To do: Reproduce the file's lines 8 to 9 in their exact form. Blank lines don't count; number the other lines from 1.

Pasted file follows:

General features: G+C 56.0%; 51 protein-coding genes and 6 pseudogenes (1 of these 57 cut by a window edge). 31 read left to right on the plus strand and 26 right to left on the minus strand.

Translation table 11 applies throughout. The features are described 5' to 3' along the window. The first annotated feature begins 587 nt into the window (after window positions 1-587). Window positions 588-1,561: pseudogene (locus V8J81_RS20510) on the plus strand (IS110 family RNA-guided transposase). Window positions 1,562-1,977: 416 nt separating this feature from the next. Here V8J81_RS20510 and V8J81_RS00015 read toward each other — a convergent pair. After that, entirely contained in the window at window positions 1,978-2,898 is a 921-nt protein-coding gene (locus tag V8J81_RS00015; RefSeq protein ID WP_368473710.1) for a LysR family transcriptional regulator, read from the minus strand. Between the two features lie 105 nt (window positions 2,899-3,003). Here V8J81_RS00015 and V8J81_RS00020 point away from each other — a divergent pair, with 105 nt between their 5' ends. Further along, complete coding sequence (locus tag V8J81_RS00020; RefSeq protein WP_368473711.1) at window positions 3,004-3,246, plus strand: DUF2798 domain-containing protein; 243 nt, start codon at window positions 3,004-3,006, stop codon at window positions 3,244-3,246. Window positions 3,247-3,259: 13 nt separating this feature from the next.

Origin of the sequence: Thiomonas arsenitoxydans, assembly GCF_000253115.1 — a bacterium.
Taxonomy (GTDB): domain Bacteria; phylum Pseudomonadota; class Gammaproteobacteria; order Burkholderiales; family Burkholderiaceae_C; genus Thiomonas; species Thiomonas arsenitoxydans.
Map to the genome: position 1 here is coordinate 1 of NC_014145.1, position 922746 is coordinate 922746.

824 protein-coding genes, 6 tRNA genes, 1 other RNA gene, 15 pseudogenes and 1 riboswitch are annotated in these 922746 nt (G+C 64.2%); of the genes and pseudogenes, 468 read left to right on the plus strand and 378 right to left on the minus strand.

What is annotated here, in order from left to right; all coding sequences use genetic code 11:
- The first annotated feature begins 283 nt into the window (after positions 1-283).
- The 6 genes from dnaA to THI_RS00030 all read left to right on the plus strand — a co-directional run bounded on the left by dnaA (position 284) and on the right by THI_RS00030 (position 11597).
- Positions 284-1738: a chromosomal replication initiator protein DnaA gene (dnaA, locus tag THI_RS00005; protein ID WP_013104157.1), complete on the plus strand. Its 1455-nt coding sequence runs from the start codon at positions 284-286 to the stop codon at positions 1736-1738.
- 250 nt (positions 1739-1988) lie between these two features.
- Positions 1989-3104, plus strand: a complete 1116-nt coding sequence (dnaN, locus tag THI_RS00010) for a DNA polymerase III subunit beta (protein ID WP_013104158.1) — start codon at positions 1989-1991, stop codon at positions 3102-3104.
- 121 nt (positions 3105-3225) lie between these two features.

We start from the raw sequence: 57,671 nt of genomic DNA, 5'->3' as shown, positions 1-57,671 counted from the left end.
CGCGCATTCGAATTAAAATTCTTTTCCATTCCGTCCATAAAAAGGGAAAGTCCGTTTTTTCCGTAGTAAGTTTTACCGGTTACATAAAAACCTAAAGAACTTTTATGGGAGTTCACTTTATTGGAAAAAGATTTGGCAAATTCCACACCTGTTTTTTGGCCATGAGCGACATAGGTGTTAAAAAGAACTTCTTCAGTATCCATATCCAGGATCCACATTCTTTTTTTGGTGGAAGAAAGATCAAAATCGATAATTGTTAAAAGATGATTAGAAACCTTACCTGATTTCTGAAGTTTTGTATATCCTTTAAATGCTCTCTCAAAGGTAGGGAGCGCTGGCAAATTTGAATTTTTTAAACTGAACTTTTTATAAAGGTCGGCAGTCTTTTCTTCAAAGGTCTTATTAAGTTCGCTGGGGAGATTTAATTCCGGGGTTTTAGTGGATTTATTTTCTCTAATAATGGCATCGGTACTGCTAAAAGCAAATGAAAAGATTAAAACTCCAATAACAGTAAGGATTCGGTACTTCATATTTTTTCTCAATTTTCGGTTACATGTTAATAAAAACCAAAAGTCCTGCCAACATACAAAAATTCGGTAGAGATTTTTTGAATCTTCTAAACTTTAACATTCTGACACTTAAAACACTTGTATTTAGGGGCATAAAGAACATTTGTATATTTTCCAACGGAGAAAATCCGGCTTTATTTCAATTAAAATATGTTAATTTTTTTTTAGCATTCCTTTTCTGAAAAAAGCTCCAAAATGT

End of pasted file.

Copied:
- The first annotated feature begins 283 nt into the window (after positions 1-283).
- The 6 genes from dnaA to THI_RS00030 all read left to right on the plus strand — a co-directional run bounded on the left by dnaA (position 284) and on the right by THI_RS00030 (position 11597).